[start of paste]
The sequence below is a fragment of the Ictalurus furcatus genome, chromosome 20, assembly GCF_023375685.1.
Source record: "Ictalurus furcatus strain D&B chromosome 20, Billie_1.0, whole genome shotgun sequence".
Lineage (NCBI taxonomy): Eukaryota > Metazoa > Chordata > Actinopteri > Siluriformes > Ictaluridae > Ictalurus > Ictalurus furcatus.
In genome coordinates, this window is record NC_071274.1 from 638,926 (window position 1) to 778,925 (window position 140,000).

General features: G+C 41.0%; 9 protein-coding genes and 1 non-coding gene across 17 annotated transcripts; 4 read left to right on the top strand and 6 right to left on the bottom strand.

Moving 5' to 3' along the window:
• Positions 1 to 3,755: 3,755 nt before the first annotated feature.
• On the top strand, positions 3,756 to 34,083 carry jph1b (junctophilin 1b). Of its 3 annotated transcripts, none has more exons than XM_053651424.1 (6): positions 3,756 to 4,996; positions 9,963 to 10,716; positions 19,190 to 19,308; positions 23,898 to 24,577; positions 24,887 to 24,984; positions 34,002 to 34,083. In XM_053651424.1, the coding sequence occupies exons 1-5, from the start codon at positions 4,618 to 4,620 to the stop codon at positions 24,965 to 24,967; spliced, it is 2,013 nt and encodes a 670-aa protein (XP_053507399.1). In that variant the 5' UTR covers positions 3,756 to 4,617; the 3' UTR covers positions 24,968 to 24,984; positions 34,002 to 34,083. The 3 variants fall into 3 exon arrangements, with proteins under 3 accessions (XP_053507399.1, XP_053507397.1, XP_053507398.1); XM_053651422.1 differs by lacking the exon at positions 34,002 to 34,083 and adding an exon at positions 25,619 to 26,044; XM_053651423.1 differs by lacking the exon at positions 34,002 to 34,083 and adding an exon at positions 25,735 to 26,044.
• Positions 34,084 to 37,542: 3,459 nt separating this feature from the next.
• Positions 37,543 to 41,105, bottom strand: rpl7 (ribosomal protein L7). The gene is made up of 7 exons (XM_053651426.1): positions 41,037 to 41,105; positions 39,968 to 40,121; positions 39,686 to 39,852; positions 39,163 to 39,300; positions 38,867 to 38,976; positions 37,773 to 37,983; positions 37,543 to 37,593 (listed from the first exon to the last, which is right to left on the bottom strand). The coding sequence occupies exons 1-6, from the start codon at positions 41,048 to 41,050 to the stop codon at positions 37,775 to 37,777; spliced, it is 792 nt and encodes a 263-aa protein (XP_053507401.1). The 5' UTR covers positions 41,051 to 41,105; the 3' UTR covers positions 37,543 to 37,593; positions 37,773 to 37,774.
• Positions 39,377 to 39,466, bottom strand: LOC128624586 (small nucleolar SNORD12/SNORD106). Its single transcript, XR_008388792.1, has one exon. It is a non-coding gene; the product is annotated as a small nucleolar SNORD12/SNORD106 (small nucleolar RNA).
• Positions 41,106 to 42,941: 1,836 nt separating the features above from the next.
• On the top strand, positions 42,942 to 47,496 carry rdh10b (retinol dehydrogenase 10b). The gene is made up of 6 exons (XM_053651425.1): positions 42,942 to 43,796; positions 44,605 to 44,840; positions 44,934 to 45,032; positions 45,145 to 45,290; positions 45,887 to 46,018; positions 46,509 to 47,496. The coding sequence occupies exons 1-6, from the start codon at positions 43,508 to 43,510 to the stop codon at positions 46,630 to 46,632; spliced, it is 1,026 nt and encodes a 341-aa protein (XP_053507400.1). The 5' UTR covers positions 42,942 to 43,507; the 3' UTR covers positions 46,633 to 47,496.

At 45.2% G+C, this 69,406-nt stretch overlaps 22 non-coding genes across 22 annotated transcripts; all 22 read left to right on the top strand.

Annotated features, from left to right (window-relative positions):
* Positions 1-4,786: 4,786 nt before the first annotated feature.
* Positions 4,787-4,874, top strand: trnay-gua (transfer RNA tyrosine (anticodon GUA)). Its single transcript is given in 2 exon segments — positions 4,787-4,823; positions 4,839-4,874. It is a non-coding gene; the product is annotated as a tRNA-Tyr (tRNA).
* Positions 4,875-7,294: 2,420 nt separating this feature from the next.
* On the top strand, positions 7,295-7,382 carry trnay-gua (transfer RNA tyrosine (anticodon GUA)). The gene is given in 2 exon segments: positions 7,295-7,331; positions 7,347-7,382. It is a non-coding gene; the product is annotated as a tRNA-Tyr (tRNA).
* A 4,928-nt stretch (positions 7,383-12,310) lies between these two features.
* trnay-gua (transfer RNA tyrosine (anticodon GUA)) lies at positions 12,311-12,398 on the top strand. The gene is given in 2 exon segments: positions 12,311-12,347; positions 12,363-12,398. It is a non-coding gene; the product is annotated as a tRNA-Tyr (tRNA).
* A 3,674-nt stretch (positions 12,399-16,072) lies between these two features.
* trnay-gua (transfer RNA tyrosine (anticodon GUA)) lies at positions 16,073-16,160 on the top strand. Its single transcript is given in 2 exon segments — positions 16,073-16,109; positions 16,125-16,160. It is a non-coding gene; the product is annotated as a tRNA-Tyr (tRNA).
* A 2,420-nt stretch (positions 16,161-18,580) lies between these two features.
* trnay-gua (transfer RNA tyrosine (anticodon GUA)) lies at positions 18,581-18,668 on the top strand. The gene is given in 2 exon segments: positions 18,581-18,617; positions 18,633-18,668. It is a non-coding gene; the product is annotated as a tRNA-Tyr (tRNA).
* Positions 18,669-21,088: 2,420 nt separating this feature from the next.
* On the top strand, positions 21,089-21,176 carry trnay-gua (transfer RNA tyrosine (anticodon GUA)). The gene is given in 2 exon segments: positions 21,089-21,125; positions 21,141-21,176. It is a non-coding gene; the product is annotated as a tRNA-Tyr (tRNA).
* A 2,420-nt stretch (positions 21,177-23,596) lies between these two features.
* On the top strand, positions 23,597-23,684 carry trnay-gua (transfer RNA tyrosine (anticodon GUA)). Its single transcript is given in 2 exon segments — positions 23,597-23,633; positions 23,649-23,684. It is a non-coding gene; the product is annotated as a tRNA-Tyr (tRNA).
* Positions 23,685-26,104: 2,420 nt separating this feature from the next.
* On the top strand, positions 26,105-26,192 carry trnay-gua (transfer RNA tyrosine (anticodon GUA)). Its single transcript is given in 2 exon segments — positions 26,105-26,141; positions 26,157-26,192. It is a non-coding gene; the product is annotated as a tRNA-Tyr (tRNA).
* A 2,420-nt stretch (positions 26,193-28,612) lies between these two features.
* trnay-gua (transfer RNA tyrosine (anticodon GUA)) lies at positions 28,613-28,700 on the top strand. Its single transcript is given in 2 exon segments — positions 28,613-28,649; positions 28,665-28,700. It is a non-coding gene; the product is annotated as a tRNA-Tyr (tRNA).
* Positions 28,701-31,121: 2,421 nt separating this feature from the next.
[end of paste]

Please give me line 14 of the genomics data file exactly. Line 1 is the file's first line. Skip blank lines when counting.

At 45.2% G+C, this 69,406-nt stretch overlaps 22 non-coding genes across 22 annotated transcripts; all 22 read left to right on the top strand.